I am sure that many of you have heard of or even done a great number of detox programs, but one should know that there is a right way and a wrong way to clean out your body, and some weight loss and detoxification programs can actually do more harm than good if done incorrectly.

During the detox process, your liver is actually working hard to break down toxic substances and it needs certain essential nutrients to do this effectively. Fasting, or an insufficient diet, denies the body these nutrients and weakens your liver.

The body stores processed toxins that it cannot excrete inside fatty tissues (as an aside, your brain is made of predominantly fatty tissues), so losing weight actually re-releases these toxins back into your system where they can cause harm if not properly detoxified. If too many toxins are released from the fat cells too rapidly, or your liver lacks the genetic ability or nutritional support to metabolize them, then toxic reactions and health problems can be the result.

Furthermore, detoxification and weight loss are not one-size-fits-all programs because each person’s natural detoxification abilities are unique.

Most of the body’s detoxification processes take place in the liver. The liver processes toxins in two steps known as Phase I and Phase II. While some toxins can be processed by just Phase I or just Phase II, most toxins require both steps in order to be safely removed from the body. Phase I alters the toxin so that it can be bound to another molecule that will send it either to the kidneys for excretion through urine, or to the fat for “safe” storage. Phase II is where the appropriate molecule is attached to the toxin. In order for this process to occur smoothly and efficiently, it is critical that both Phases be properly balanced and coordinated. This timing and rhythm is determined by your genes.

liver phasesFor example, we know that there is a gene that specifically governs the metabolism of estrogen, both natural estrogen and estrogen from dietary intake. This gene is not always encoded the same way in every individual. Some people may have an alteration, or a variation, of this gene that causes it to process estrogen too rapidly through Phase I.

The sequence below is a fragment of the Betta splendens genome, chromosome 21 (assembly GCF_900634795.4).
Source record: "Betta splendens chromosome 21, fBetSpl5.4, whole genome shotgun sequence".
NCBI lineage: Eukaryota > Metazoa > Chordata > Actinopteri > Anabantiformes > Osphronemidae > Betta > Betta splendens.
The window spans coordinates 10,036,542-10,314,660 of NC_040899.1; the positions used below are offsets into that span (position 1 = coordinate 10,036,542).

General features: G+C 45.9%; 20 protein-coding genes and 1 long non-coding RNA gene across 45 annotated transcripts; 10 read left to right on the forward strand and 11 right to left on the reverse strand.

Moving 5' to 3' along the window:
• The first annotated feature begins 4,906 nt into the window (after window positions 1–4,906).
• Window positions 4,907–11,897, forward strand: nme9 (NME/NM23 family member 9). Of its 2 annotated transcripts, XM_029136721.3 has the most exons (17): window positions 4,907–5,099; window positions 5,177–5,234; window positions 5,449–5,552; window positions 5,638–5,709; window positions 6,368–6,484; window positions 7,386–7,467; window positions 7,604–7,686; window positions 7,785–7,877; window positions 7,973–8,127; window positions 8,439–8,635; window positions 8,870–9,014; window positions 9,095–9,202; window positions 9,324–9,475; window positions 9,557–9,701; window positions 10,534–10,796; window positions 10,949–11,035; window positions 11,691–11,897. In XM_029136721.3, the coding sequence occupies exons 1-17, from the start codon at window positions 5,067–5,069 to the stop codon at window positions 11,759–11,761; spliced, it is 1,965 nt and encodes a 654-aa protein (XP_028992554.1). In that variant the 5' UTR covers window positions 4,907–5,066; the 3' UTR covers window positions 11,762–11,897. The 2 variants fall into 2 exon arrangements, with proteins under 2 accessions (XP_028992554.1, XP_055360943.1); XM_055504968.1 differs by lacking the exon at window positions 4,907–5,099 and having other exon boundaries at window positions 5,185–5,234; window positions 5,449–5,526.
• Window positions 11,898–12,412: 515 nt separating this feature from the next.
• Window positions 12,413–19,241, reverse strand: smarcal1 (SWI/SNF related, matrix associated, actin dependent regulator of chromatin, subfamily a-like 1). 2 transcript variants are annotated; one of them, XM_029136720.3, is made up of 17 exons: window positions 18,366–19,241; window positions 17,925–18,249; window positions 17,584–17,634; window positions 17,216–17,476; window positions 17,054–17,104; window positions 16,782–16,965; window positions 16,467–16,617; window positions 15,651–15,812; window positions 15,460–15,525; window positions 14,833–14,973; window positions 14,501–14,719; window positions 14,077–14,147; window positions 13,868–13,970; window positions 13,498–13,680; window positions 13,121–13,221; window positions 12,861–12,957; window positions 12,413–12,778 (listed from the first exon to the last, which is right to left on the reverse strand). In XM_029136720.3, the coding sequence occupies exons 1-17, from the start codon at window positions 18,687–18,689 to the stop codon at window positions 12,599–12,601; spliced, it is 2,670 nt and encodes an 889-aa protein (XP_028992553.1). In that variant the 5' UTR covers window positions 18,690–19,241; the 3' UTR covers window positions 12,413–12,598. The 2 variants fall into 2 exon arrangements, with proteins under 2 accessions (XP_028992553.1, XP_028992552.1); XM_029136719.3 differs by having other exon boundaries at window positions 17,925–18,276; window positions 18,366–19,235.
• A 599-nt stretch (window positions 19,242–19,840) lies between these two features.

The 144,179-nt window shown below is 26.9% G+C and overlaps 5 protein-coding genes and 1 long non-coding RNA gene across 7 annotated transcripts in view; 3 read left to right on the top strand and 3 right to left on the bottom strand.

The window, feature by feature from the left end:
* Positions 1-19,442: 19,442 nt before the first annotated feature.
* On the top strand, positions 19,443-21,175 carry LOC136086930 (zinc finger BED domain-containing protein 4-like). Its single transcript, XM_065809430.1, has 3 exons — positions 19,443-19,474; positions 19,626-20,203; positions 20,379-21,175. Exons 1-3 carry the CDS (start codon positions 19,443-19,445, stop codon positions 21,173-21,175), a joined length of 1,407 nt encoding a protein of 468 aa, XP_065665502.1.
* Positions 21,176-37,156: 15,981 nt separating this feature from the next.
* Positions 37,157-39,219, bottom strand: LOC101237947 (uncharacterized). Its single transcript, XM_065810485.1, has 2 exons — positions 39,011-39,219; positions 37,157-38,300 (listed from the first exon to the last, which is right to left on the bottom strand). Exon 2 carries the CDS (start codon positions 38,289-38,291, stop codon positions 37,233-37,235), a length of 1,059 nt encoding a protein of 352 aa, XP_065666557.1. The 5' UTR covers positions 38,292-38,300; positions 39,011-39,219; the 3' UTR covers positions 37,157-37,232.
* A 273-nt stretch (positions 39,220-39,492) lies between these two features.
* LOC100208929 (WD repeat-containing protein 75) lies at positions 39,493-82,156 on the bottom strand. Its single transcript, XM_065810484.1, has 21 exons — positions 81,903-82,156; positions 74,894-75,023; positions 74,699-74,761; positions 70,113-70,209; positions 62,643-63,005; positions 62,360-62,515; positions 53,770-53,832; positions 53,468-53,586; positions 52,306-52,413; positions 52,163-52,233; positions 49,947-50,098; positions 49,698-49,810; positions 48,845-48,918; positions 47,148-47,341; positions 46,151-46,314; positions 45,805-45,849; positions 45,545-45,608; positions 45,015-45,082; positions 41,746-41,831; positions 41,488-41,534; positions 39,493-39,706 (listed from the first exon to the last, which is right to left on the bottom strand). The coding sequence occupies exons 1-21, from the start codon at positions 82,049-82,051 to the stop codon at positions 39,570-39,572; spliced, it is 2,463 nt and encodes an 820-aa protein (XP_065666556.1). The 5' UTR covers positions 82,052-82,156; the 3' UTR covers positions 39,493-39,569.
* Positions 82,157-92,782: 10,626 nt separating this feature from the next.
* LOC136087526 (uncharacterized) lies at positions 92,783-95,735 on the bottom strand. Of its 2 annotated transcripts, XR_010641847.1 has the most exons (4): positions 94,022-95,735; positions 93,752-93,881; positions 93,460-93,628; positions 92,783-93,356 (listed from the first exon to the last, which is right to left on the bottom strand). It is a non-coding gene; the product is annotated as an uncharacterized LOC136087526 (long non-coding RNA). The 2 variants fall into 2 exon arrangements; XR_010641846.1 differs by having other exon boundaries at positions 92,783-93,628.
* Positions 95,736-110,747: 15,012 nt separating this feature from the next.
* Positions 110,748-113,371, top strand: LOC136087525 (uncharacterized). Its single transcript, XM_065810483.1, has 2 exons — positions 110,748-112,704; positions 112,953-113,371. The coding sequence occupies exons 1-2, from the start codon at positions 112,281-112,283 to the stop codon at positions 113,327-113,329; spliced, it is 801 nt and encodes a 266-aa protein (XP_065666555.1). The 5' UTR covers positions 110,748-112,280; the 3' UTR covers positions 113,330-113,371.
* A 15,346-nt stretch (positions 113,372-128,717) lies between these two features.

While to some this may sound like a good thing, it’s not. Phase I turns toxins into what scientists call “intermediate metabolites”. They are highly reactive molecules, which are actually more toxic than they were in their original forms. Unless they are processed through Phase II in a timely manner, they can re-enter the body and cause all sort of problems.

Some of you may be old enough to recall the TV show “I Love Lucy”. Some you may be older still and recall the episode where Lucy and her best friend Ethel worked in a chocolate factory. At one point, their job was to take chocolates that came off a conveyor belt and wrap them. Well, in the obvious comedy that ensues, the conveyor belt is rolling hundreds of chocolates out faster then either of them could hope to wrap and they end up just cramming chocolate into wherever they can, be it their mouths, hats, or the floor. In the case of an “up-regulated” Phase I gene, Phase I would be the conveyor belt sending armies of toxic chocolate to a very desperate and over worked Phase II who wouldn’t fare much better than Lucy did. So now the question becomes, how do we slow down an over reactive Phase I and get the chocolate factory working properly?

In order to solve any problem you first need to collect information. Thanks to recent breakthrough technologies in the field of genetics, a simple blood test can now be used to analyze each person’s unique genetic variations that affect different aspects of their body’s functions. It is now possible to know how your body’s Phase I and Phase II processes are affected on the genetic level and from this information, solutions can be found.

A good example is up-regulation of the gene controlling Phase I estrogen metabolism, in order to balance out the processes one might recommend a nutrient program that increases the capabilities of one’s Phase II metabolism without affecting the Phase I and bringing the two into balance.

drugsBesides just being able to understand how your liver treats simple environmental toxins, we now have the potential to test each person to determine what effects one might experience from taking various prescription medications BEFORE they are prescribed. Considering that adverse reactions to medical drugs are among the top ten leading causes of death in the United States, this is nothing to scoff at. Information of this magnitude can literally save lives. Well over 75% of the prescription drugs currently available can be prescreened for individuals who have been genetically tested to ensure that the risk of side effects and adverse events is nearly zero.